News Coronavirus Queenslanders urged to get tested after mystery COVID infection

Queenslanders urged to get tested after mystery COVID infection

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Nathan Turner with his partner, Simone Devon. Photo: Facebook
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Health authorities are pleading with Queenslanders to get tested for COVID-19 after the sudden death of 30-year-old mining worker Nathan Turner.

Mr Turner, who lived in the central Queensland mining town of Blackwater, was thought to have been ill for several weeks but had not been tested for the virus.

His partner, Simone Devon, who found him unresponsive on the floor of their house on Tuesday afternoon, is in isolation in Rockhampton hospital after also suffering COVID-19 symptoms.

Her first test for the virus was negative, while results from a second test are expected on Thursday.

Mr Turner’s infection was the first detected in Blackwater, which has a population of about 5000. On Thursday, health authorities were racing to work out how he, and possibly his partner, contracted the virus.

“Come forward and get tested for your family’s sake, because we know the most likely transmission is within a household,” chief health officer Dr Jeannette Young said on Thursday.

“If we can test you, we can stop you spreading it to other people if you have them in your household.

“Come forward for your community’s sake. Because then, if you have got a case, we can contact-trace around you and make sure we don’t end up with an outbreak. This is really, really important, as we lift restrictions going forward.”

Twenty of Mr Turner’s close contacts have been identified since his death was reported on Wednesday. Of those, 18 have been cleared of the virus.

Dr Young said Queensland had the capacity to test 10,000 people a day for the coronavirus – but was not doing even half that.

“I implore Queenslanders, if you have any symptoms at all, or a fever of 37.5 degrees or above, or a history of fever, then please come forward and get tested,” she said.

Dr Young said she could not rule out the possibility of community transmission of the virus in Blackwater. The town also has a significant number of fly-in, fly-out mine workers.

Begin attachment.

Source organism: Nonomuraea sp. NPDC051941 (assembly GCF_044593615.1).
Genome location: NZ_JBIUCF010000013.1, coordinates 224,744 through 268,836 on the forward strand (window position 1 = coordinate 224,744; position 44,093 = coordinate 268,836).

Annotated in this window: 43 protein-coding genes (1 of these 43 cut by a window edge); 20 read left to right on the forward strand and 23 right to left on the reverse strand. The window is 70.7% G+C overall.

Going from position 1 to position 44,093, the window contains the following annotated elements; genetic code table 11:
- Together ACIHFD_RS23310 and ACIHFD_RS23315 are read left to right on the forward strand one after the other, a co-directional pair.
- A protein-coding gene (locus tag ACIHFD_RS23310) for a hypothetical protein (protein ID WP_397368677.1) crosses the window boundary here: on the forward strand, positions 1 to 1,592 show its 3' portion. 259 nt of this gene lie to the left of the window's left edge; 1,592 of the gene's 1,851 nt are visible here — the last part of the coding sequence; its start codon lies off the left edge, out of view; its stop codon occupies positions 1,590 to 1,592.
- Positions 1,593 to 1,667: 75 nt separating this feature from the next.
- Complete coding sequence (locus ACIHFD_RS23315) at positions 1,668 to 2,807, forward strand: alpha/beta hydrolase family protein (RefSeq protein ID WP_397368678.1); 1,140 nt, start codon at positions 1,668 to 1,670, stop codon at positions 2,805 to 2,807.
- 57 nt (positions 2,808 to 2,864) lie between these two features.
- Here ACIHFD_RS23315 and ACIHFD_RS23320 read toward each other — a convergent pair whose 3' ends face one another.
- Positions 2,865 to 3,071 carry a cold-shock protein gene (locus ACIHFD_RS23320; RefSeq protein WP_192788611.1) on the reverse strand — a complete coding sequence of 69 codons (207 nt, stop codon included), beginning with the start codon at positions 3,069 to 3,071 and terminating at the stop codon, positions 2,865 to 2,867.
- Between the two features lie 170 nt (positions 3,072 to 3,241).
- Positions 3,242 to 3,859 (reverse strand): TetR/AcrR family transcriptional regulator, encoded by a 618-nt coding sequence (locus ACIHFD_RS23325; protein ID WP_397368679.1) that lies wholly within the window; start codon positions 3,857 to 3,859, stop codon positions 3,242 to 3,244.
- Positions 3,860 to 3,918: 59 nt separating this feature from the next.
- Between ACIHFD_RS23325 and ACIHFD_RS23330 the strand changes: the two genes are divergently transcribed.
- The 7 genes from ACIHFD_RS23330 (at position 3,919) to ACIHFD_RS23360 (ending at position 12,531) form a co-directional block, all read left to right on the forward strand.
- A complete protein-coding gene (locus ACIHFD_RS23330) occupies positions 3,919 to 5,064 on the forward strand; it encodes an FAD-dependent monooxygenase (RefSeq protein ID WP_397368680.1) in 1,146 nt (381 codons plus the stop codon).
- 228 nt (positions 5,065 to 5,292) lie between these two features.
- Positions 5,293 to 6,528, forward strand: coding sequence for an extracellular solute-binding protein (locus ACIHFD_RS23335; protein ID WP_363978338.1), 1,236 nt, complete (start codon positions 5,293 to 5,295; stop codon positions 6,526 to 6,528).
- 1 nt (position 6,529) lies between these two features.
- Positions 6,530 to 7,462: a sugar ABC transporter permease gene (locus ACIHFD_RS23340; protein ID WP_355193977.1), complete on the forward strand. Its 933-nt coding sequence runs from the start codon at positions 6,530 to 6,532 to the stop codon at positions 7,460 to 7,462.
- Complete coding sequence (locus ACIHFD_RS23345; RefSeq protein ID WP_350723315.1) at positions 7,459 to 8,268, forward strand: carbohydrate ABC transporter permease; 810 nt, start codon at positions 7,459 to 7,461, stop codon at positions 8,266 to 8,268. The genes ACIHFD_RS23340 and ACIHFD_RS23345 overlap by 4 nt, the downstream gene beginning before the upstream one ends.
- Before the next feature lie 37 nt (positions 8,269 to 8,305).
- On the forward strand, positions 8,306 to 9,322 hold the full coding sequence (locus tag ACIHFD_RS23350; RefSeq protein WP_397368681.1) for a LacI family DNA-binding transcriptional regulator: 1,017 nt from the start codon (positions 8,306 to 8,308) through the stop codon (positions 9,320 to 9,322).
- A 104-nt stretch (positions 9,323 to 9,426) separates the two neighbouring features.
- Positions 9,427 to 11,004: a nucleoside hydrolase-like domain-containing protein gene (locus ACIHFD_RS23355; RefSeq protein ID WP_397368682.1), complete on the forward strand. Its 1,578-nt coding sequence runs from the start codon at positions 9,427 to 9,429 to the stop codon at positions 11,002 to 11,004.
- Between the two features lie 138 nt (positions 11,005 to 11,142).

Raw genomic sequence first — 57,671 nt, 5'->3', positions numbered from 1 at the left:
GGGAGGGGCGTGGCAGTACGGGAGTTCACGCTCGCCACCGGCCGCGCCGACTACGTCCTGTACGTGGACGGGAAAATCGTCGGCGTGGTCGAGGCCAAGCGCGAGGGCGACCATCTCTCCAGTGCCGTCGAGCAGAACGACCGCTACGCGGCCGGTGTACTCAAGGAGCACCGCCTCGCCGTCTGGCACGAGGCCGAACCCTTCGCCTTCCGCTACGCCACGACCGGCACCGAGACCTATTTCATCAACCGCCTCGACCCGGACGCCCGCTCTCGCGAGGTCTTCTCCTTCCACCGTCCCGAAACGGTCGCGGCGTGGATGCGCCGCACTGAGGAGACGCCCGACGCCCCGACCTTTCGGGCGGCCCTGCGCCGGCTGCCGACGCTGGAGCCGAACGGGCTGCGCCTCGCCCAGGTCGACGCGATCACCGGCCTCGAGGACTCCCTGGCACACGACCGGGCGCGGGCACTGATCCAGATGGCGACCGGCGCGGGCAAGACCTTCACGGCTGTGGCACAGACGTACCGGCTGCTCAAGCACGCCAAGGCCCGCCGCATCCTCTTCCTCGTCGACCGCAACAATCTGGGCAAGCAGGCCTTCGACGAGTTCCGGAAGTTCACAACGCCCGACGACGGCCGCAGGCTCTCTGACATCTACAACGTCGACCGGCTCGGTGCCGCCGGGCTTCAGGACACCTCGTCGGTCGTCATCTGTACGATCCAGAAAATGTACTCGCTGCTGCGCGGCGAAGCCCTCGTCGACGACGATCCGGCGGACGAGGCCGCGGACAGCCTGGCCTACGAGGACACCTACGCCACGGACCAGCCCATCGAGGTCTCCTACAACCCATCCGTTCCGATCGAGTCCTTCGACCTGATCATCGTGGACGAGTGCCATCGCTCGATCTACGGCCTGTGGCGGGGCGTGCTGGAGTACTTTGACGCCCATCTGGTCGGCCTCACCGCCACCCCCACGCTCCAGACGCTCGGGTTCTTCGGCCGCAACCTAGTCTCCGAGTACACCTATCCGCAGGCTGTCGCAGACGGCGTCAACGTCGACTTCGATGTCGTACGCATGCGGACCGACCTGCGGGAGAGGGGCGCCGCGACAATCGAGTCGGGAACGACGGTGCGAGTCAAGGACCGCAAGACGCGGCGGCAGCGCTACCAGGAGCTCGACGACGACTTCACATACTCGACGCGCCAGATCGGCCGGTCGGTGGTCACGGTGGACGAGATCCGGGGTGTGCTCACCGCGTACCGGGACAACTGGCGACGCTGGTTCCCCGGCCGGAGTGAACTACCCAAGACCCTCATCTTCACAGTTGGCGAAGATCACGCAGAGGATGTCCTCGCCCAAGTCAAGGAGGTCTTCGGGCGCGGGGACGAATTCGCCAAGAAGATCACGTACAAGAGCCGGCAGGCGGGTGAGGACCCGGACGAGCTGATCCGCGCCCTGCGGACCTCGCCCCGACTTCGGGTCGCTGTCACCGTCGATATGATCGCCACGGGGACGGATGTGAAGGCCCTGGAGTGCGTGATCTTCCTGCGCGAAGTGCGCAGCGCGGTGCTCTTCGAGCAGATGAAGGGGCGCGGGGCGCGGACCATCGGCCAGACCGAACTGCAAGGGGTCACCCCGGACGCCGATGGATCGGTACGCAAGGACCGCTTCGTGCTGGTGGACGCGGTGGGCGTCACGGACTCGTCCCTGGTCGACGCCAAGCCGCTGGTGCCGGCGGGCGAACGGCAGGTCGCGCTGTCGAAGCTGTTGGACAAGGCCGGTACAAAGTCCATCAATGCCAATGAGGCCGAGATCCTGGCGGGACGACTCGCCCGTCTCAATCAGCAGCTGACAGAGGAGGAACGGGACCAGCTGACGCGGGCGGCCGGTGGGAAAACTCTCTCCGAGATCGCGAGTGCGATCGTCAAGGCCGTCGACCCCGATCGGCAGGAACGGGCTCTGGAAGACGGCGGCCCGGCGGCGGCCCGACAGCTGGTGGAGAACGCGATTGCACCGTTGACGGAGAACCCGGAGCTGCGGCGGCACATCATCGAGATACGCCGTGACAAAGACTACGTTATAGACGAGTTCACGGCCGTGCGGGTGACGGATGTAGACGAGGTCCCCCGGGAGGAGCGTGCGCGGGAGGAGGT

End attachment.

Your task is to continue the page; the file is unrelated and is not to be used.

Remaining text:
Authorities are exploring a potential link between Mr Turner’s death and a Rockhampton aged-care nurse, who has said she went to Blackwater watch the sun set before testing positive for coronavirus earlier in May.

The same nurse has been linked to the lockdown of a Rockhampton aged-care centre after she continued to go to work while sick and awaiting her COVID-19 test result.

Queensland Health Minister Steven Miles said the nurse went on a 400-kilometre round trip to Blackwater to watch the sun go down, before Mr Turner died.

“It’s possible that there is some kind of connection there, or it could just be a coincidence. That’s what our investigators are working on,” Dr Miles told ABC radio on Thursday.

“Those dates don’t really line up with when he got sick. It is a bit of a mystery and it could just be a coincidence.”

He said Blackwater residents weren’t told of the nurse’s visit because it was deemed low risk.

“To my knowledge, she drove there, watched the sunset, and drove back – didn’t leave her car.”

Mr Turner also had a complicated medical history and had not worked since November.

He was not tested for coronavirus while he was still alive because of the seriousness of his underlying condition.

A total of 103 people have died from the coronavirus in Australia. Seven were Queenslanders.

-with AAP